Re: Why do you fish?
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Posted by Rod on August 26, 1997 at 14:49:03:
In Reply to: Why do you fish? posted by Hooker on August 24, 1997 at 22:50:22:
> Just curious, because I sometimes have trouble
> defining what drives me.
Hooker here's my reasoning:
There exists a tangible peace when on still or flowing waters. When I used an old, scratched, and tattered Zebco (the throw away rod of my father) I fished to spend time with and to please him. Later I engorged myself with the entirely different rhythms of bass fishing from bank or boat. This past season I've picked up fly fishing and have forever put away the foolish things of my youth.
The past few years, have brought the question:" why fish?" to my face on numerous occasions. I used to reply, "to get away and enjoy the company of friends in the silence of fishing (hopefully interrupted by swirls and splashes and high-fives)." Now, having often confronted the question of art vs. nature in literature, I have finally realized that to me fishing is a forum for witnessing this struggle and for understanding it. Art and nature are both venerable gifts from God and need only be separated when we choose to live without both of them simultaneously. All fishing involves a skilled delivery of a crafted or natural lure in order to entice the instinct of an animal.
Fly fishing is the supreme example of this. The argument of imitation or intimation has been with us since the brilliant Greeks, and fly fishing unifies these polar extremes and yields the brilliantly colored works of nature's art to the penitent and patient fisherman (for in my opinion nothing is more beautiful than the brown or rainbow, perfectly camouflaged in clear water, raised from its own element to be viewed for its glorious markings). The modern technology behind our light but strong tackle allows for better--more natural delivery of tiny, well crafted flies.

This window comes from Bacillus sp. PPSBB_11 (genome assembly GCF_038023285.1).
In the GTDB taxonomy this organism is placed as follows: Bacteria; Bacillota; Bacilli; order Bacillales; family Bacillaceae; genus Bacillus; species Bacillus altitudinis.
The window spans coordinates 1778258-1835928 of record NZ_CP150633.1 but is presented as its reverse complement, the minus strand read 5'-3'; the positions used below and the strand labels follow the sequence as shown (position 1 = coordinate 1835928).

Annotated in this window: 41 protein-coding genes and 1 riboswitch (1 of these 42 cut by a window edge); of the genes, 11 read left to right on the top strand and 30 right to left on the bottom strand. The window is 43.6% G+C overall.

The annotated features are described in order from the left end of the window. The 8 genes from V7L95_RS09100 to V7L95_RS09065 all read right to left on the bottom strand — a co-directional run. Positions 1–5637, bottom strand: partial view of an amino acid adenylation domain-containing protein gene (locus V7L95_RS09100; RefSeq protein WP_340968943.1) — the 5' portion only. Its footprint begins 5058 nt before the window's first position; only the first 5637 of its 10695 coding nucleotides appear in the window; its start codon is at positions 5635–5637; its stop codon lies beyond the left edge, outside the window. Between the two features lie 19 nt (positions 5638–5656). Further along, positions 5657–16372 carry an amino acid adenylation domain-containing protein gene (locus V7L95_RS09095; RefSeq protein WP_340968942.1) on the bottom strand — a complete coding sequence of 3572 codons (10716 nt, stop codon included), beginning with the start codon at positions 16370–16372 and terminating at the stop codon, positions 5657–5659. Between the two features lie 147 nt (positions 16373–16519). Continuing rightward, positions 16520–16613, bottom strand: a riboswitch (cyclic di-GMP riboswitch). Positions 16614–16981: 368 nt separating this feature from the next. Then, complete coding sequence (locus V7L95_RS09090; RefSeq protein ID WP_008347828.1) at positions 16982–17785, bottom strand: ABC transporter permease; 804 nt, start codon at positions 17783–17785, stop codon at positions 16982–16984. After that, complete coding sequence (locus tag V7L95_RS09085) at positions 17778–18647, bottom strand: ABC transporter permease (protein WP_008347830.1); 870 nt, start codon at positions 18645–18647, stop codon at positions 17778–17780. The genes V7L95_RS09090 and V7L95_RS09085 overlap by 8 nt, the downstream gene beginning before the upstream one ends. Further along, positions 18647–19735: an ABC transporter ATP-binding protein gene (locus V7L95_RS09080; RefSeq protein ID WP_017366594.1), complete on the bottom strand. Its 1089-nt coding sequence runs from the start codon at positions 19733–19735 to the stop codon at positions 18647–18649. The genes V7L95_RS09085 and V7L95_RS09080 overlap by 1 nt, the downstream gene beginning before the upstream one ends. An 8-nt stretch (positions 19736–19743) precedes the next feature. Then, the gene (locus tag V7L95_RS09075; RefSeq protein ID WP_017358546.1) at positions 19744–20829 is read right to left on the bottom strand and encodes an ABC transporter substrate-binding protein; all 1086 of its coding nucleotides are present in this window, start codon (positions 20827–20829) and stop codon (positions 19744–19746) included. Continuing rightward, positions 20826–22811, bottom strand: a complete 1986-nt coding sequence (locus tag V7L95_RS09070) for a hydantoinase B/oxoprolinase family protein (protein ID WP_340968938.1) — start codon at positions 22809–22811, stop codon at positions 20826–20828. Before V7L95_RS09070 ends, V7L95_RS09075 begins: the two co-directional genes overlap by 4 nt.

Years ago when I read that infamous McLean novella, I didn't understand what he meant by everything merging into one, or why intelligent men would choose a more difficult, less successful manner of fishing. Now, the instant a 12 or 14" brown darts from beneath its secure log or dark pool and ferociously snaps my fly from the separating film of water, leaving its world and momentarily curling itself in mine, I know. This action is almost violent but so can be art and nature. Pure art and nature collide more subtly when a rainbow mildly takes a well placed dry with a barely audible "sip." At this moment, before the playing and landing and before the assurance that the fish is firmly hooked, a supreme confidence and peace takes over for a fraction of a second. At this moment all of the artisans of the tackle and flies, the river, the frightened fish, and a world of whirling thoughts merge within my being at a point in time and space as near to ecstacy and as far from epiphany--it opens and closes before I realize I must turn the running trout or take in the slack line as he bolts upstream. Here art and nature, no longer arch enemies, combine and unify all things, and their confluence yields peace. Every time I string my rod I seek this. I cannot lie and say any day on the river is great, even if I don't take fish—If I do not take at least one something is out of kilter and the beauty of nature's art lacks art's nature.
I fish because I am an addict and having admitted it saying, "Hi, I'm Rod, I am a fish- aholic.. I fish in the rain and in the blazing sun and I'll pass this delightful disease onto my children and tie flies for theirs," I refuse to quit.
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